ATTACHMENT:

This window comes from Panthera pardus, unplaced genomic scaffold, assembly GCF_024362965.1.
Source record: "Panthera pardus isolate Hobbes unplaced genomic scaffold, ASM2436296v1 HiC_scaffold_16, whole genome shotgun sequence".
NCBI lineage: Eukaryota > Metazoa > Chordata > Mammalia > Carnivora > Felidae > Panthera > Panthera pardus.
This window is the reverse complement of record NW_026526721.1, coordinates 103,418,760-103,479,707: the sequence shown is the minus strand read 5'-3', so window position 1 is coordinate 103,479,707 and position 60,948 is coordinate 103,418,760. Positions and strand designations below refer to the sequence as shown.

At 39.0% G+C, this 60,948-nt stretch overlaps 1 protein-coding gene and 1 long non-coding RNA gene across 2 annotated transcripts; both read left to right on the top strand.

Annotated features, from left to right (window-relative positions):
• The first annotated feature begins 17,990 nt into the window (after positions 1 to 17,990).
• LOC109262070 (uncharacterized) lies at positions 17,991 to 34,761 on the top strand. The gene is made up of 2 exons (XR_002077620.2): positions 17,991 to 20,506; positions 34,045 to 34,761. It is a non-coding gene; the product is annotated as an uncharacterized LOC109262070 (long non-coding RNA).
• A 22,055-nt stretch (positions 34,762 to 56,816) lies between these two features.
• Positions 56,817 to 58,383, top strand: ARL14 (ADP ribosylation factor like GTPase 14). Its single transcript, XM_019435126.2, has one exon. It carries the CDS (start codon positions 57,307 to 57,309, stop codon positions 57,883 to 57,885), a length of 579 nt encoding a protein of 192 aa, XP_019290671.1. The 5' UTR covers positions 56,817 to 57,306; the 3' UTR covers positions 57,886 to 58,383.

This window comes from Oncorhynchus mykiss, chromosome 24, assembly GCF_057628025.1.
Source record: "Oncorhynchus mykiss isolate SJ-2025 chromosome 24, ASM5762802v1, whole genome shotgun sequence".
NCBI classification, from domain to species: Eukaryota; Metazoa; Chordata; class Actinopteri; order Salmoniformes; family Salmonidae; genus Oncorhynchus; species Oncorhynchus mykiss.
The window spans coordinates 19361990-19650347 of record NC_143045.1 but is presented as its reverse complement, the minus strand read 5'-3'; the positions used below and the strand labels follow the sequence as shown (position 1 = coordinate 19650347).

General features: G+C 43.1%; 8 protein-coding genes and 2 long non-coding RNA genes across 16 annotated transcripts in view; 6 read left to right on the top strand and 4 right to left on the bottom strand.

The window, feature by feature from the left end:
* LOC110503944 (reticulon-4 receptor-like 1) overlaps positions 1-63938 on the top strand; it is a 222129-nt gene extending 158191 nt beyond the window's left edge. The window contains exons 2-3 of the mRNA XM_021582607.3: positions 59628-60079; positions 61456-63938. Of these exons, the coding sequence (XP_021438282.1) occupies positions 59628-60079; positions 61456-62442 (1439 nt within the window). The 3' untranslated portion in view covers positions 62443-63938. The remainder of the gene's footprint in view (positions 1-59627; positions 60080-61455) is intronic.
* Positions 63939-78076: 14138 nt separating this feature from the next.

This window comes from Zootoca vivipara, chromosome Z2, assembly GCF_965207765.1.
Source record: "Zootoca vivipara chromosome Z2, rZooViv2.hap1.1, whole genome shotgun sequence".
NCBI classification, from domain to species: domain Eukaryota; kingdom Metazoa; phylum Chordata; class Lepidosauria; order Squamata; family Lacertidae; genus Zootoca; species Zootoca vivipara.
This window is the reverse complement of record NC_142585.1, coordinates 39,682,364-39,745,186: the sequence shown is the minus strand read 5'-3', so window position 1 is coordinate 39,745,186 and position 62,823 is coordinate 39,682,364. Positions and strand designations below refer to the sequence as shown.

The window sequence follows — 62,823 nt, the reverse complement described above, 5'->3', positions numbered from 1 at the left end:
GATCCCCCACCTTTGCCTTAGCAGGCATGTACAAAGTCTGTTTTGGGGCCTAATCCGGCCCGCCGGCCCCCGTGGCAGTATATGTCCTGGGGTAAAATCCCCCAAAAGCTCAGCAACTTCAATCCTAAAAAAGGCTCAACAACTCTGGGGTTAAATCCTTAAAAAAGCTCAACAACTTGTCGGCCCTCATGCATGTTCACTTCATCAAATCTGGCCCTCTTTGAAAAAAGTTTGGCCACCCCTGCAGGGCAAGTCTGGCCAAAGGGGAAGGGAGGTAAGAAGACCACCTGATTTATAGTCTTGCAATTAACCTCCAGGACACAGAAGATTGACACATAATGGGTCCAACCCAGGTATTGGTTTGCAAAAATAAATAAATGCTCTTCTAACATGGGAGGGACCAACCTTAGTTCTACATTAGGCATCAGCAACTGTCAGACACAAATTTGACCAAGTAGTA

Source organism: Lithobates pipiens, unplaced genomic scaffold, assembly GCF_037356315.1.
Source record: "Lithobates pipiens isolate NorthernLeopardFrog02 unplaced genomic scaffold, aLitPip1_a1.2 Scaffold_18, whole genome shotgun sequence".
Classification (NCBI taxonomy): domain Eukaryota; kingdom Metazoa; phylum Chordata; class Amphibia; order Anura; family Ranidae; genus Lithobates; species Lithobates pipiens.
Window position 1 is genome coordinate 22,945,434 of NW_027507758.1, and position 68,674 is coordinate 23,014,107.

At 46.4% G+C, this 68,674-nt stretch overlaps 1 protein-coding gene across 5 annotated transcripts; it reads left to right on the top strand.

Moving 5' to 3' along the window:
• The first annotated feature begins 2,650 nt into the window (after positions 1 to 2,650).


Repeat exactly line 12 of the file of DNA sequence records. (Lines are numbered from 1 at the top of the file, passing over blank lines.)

Source record: "Oncorhynchus mykiss isolate SJ-2025 chromosome 24, ASM5762802v1, whole genome shotgun sequence".